Proposed ARIA password role

Let me ask you a question: Would you enter your password into a password field, if you couldn’t be confident it was protected from being viewed by other people? The answer is probably not, but a proposed ARIA role could put screen reader users in exactly this position.

When you use <input type=”password”> to create a native password field, the browser obscures the characters that are entered into the field, and prevents them being discoverable with cut/paste. At the accessibility layer the field has a role of “text” and a state of “protected”, which informs assistive technologies like screen readers what type of field they are dealing with. When a screen reader encounters a native password field it automatically stops echoing keys as they’re pressed, and instead announces the characters as they’re rendered inside the password field – as asterisks for example.

When you use a <div> or <span> to create a custom password field you must obscure the characters with scripting, and there is nothing you can do to protect against cut/paste discoverability. At the accessibility layer there is no role or state available to assistive technologies, and because screen readers do not recognise it is a password field they continue to echo keys as they’re pressed.

So there are security issues with custom password fields, irrespective of accessibility. There is no way to tell whether a password field is native or custom, and no guarantee that your password is adequately protected from discoverability.

There are also accessibility issues. It is not possible for assistive technologies to tell that it is a password field (or even a text input), and nothing to stop screen readers announcing the characters of your password as you type them.

To solve the first of the accessibility issues, a password role has been proposed in ARIA 1.1. When applied to a custom password field, the role will inform assistive technologies that the field should be considered a password field. The proposal will likely be extended to make the role more specific – to inform assistive technologies that it is a custom password field.

The password role also attempts to solve the second accessibility issue. According to the password role definition, when the role is applied to a custom password field screen readers should stop echoing keys as they’re pressed and instead announce only the characters as they are rendered inside the password field.

Neither of the other security issues with custom password fields will be solved by the password role, but ARIA is not the place to solve those problems. They do need to be solved (and soon), but it is a much wider discussion than accessibility alone.

If it sounds as though the ARIA password role is a good solution, there is a catch. The role itself is a step in the right direction, but if screen reader vendors don’t implement it properly it could leave screen reader users vulnerable. If the screen reader continues to announce the characters of your password as they’re typed, someone may overhear them. If the scripting fails or is implemented badly, it could also leave screen reader users uncertain about whether their password was displayed on-screen in plain text or whether the characters had been obscured because all they would hear would be the characters of their password echoed back to them. This also leaves open the possibility, however unlikely, of a malicious attack targeted at screen reader users.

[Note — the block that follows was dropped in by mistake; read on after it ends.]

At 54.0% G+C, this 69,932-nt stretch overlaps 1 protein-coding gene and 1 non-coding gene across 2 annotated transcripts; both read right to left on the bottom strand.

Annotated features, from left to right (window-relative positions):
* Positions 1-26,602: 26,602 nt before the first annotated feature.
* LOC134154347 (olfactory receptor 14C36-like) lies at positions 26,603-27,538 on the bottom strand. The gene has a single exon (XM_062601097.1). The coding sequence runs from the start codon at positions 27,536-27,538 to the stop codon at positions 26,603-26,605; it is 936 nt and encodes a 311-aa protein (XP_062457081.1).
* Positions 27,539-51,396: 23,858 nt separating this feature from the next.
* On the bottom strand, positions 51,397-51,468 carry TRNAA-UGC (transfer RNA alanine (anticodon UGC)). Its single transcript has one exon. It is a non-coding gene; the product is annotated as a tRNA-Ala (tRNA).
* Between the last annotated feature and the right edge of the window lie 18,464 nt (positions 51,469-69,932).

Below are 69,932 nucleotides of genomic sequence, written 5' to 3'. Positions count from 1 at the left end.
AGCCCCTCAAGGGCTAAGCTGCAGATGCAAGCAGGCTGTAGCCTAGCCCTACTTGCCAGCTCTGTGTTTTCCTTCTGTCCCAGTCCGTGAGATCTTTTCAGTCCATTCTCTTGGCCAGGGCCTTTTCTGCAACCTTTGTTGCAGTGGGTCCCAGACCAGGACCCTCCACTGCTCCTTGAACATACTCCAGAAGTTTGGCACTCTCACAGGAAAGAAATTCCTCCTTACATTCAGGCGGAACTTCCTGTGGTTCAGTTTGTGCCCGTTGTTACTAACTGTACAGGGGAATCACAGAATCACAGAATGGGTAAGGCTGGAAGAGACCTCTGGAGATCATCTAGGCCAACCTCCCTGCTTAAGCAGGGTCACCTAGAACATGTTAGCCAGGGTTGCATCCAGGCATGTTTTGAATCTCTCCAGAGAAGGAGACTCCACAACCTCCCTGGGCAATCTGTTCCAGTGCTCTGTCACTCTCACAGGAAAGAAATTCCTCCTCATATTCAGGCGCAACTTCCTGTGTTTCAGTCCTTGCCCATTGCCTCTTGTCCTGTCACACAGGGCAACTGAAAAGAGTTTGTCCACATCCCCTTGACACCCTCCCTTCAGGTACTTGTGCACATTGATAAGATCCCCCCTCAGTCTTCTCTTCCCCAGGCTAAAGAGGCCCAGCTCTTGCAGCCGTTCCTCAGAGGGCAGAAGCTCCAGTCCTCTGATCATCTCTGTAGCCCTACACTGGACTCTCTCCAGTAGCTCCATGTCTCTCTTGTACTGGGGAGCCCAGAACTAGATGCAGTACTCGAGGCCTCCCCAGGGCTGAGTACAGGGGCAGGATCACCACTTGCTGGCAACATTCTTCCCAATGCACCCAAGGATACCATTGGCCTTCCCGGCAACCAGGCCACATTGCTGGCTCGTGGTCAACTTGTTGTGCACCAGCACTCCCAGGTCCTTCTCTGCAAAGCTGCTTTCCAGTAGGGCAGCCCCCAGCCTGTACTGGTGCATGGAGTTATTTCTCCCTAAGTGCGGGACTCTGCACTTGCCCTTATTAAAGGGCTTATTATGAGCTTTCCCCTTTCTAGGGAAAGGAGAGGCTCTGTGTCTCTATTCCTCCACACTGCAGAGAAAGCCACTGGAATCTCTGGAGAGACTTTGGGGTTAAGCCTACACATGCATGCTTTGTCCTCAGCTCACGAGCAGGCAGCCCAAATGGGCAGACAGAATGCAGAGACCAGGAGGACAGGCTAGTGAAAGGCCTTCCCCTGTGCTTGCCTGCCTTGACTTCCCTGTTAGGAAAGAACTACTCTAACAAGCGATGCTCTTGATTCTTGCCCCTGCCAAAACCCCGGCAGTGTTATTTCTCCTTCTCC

So here is the catch… there is no requirement for ARIA to be tested in screen readers before it becomes an official W3C standard. This means the password role could be put out there in the wild with no reassurance that any screen reader had implemented it properly.

Each feature of a W3C standard is expected to be properly implemented and tested in at least two user agents. For most standards this means two shipping browsers or browser engines, but ARIA is unique in that it is the only standard that requires a screen reader to be used.

Until now this hasn’t been a problem. Testing ARIA implementations by examining platform accessibility API and browser support has been more than sufficient. If a screen reader vendor then implemented support for a feature incorrectly it might cause a feature not to work as expected, or a role to be misidentified, but irritating as that might be it does not represent a security risk for screen reader users.

The upshot is that the password role will offer better security for screen reader users if it is implemented correctly, but unless we can be sure it is implemented correctly there is a risk to screen reader users.

Testing ARIA with screen readers seems like the sensible thing to do. Screen readers are dependent on the accessibility APIs and browsers, but they also play a role in correctly supporting ARIA. If the ARIA Working Group chose to include screen readers in its testing for ARIA 1.1, even if only for the password role, that would be another step in the right direction.

There is another option, but it involves breaking the browser’s “fourth wall”. If browsers implemented the same behaviour for custom password fields using the password role, as they do for native password fields, the security problems would go away – all of them, not just the accessibility ones.

Browsers have traditionally held back on providing functionality or making changes to the UI, based on ARIA. Custom password fields give us a compelling use case for revisiting this idea though, so perhaps the more progressive browser vendors will look again at their position on this. Then again, perhaps it is time to look beyond ARIA for an HTML solution that will give us the ability to imbue custom controls with native behaviours.

Update 6th November 2016: On 7th July 2016 the ARIA WG agreed to move the password role to ARIA 2.0. This move was prompted by the realisation that no clear use cases for the role existed.